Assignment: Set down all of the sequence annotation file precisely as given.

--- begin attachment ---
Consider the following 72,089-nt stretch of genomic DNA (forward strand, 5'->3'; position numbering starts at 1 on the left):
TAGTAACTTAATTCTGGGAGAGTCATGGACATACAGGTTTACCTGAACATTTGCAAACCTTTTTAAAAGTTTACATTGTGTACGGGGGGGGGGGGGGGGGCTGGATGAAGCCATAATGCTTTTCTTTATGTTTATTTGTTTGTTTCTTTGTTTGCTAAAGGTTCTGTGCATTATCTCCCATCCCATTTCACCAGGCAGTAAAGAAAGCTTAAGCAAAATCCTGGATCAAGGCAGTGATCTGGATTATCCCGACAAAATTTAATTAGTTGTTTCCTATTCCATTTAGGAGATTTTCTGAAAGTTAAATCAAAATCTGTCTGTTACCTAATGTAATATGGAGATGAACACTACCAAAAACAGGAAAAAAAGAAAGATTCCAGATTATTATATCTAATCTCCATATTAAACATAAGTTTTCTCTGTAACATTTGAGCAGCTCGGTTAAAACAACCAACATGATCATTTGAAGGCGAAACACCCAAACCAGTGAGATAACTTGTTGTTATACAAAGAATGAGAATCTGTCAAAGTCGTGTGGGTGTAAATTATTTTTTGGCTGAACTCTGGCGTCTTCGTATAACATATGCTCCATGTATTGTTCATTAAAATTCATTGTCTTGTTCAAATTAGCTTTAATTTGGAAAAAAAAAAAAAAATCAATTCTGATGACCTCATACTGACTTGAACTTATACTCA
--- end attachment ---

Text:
Consider the following 72,089-nt stretch of genomic DNA (forward strand, 5'->3'; position numbering starts at 1 on the left):
TAGTAACTTAATTCTGGGAGAGTCATGGACATACAGGTTTACCTGAACATTTGCAAACCTTTTTAAAAGTTTACATTGTGTACGGGGGGGGGGGGGGGGGCTGGATGAAGCCATAATGCTTTTCTTTATGTTTATTTGTTTGTTTCTTTGTTTGCTAAAGGTTCTGTGCATTATCTCCCATCCCATTTCACCAGGCAGTAAAGAAAGCTTAAGCAAAATCCTGGATCAAGGCAGTGATCTGGATTATCCCGACAAAATTTAATTAGTTGTTTCCTATTCCATTTAGGAGATTTTCTGAAAGTTAAATCAAAATCTGTCTGTTACCTAATGTAATATGGAGATGAACACTACCAAAAACAGGAAAAAAAGAAAGATTCCAGATTATTATATCTAATCTCCATATTAAACATAAGTTTTCTCTGTAACATTTGAGCAGCTCGGTTAAAACAACCAACATGATCATTTGAAGGCGAAACACCCAAACCAGTGAGATAACTTGTTGTTATACAAAGAATGAGAATCTGTCAAAGTCGTGTGGGTGTAAATTATTTTTTGGCTGAACTCTGGCGTCTTCGTATAACATATGCTCCATGTATTGTTCATTAAAATTCATTGTCTTGTTCAAATTAGCTTTAATTTGGAAAAAAAAAAAAAAATCAATTCTGATGACCTCATACTGACTTGAACTTATACTCA